What's the future of printmaking, or graphic design, or painting, or non-gallery exhibition, or public art? Look no further than the work of Patrick Miller, who with his two-man collective called Faile embodies many possible answers to all of those questions.
If you've heard of Bansky, the elusive English street artist, or seen the renegade posters of Shepard Fairey, creator of the Barack Obama "Hope" poster, you're more than halfway toward understanding what Patrick Miller is doing with Faile. Together with Patrick McNeil, a childhood friend, Faile draws upon both the imagery and experience of an urban, pasted-over streetscape and creates "paste-ups" that are less intrusive than graffiti and more broadly emotional than angry political gripes.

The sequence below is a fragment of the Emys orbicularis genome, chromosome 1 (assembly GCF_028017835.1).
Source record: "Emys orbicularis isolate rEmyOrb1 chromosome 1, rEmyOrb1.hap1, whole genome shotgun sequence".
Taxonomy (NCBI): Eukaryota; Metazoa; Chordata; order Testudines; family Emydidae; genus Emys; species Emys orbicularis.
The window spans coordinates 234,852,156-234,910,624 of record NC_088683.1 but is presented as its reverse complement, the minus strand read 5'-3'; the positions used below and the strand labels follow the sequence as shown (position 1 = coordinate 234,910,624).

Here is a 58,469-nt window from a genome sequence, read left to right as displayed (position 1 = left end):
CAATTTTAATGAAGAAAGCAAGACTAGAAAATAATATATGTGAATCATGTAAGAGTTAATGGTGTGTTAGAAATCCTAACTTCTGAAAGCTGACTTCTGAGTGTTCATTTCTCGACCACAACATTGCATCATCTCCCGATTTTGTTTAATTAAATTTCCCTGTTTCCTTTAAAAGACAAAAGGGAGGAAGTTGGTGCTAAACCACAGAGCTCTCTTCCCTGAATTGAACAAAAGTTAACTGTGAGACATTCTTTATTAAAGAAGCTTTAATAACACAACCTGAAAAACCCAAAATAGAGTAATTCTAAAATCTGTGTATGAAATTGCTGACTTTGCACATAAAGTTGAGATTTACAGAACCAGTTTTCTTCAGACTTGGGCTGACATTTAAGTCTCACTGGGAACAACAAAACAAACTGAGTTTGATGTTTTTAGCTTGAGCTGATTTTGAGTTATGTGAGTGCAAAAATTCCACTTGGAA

Working from a studio in Brooklyn, the two men toss memories of wrestling posters, pinups, antique advertising, or children's book illustrations into bold compositions that look half planned, half accidental. Often they try to incorporate the sense of a "rip," as if part of the poster were torn away and an older one shows through behind it. These posters were originally slapped up in many city settings, and now they're sold as gallery works.
The name "Faile" is both a scrambling of a previous collective name, and a nudging reminder to Miller and McNeil of the vulnerability of art. Yet so far, the idea of failing seems implausible - with global exhibitions and impressive gallery sales, adoring critical attention, and clear heads about what they're re-inventing about art and design, the project can only be called a success.